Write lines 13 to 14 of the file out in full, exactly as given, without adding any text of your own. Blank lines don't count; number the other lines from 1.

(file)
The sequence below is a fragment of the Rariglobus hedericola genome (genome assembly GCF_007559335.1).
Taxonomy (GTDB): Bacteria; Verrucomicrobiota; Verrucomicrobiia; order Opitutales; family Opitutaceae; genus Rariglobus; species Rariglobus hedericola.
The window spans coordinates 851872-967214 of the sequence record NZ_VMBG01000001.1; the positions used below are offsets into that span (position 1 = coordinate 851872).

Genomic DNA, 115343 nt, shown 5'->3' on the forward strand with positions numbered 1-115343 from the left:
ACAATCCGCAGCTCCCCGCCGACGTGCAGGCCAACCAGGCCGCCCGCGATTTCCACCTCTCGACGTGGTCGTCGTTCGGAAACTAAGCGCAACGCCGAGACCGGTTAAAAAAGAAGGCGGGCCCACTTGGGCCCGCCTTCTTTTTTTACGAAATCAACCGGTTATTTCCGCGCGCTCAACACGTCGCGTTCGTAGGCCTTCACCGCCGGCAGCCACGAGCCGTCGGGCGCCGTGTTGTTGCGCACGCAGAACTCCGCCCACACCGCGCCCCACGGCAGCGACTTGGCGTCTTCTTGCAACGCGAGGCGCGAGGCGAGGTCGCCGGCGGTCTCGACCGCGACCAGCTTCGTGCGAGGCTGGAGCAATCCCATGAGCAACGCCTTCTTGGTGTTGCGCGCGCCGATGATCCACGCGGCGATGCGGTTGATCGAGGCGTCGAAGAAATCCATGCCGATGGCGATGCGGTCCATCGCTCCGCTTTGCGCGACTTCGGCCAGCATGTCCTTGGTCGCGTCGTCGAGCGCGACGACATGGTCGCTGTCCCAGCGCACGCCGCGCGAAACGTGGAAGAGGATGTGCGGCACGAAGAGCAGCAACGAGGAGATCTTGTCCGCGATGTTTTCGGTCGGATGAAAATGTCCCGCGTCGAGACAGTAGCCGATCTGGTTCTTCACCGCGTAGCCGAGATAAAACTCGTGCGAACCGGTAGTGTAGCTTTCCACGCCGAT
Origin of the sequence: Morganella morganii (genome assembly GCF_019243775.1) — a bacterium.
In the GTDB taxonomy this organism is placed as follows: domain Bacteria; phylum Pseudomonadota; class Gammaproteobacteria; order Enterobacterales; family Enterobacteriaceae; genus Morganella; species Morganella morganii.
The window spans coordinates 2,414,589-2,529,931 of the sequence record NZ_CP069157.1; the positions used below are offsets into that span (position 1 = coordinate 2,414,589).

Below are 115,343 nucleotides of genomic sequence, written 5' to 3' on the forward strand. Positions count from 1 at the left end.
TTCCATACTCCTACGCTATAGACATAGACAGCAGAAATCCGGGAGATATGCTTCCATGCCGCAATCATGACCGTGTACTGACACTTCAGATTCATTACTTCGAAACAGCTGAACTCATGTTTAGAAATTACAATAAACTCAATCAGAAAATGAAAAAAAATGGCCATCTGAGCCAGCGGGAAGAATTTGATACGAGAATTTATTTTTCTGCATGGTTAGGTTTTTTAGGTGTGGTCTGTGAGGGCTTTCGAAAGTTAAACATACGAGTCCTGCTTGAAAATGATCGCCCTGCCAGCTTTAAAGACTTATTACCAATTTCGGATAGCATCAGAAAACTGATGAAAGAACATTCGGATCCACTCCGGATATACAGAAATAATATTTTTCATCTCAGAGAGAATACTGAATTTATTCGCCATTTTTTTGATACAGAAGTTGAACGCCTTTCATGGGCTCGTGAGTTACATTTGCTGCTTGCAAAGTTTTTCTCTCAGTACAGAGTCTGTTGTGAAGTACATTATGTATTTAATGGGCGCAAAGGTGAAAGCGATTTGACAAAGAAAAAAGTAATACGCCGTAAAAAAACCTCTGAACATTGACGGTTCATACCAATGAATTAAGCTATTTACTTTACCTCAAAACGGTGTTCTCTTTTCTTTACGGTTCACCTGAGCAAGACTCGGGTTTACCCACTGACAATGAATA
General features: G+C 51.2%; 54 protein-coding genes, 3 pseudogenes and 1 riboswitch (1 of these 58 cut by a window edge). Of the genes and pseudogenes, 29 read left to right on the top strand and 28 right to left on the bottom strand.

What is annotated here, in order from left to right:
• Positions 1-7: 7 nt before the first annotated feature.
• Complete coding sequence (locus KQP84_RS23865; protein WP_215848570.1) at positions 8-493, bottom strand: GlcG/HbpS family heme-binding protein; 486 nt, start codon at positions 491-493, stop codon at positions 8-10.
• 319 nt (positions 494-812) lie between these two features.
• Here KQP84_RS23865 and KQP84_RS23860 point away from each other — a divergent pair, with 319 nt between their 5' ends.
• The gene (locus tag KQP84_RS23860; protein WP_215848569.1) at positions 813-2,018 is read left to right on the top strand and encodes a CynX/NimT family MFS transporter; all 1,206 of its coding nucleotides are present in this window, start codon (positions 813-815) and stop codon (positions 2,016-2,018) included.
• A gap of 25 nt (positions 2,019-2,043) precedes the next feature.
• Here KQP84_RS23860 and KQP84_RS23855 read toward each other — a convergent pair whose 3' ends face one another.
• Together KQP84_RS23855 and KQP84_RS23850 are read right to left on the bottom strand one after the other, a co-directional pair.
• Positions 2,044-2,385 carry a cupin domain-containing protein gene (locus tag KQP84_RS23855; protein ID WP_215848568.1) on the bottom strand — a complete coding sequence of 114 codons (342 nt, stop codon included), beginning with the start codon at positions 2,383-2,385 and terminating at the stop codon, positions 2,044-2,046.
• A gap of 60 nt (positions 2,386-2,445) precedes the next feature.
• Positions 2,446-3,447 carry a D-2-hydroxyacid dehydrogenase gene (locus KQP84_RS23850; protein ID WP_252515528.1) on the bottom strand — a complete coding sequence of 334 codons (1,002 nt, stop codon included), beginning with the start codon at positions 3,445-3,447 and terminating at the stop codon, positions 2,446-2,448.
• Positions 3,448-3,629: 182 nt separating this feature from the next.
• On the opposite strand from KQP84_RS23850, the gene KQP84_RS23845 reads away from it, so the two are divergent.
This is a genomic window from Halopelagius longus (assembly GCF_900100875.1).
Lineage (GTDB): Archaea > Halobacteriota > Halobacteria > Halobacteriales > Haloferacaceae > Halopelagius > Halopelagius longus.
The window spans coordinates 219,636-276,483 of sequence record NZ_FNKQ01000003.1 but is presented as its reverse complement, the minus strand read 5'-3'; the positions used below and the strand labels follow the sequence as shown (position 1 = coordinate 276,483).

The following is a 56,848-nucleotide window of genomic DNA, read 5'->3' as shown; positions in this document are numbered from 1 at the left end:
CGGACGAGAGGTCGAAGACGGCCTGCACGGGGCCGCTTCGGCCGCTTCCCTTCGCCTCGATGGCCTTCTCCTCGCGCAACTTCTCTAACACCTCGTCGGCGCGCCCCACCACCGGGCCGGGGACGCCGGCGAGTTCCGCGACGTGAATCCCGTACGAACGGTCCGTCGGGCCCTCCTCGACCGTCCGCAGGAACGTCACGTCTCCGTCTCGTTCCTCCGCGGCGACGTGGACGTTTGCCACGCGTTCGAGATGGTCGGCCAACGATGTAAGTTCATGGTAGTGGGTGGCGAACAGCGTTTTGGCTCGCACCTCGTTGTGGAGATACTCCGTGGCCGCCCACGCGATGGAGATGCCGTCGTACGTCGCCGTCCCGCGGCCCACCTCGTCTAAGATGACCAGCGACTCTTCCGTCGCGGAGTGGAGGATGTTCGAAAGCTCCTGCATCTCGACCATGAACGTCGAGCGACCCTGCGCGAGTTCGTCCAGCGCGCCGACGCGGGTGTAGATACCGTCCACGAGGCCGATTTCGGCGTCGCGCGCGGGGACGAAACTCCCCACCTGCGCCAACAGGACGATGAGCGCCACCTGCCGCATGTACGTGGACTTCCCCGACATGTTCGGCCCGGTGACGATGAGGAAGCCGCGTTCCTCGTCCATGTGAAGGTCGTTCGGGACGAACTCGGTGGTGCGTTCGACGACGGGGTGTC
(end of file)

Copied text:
• Positions 1-7: 7 nt before the first annotated feature.
• Complete coding sequence (locus KQP84_RS23865; protein WP_215848570.1) at positions 8-493, bottom strand: GlcG/HbpS family heme-binding protein; 486 nt, start codon at positions 491-493, stop codon at positions 8-10.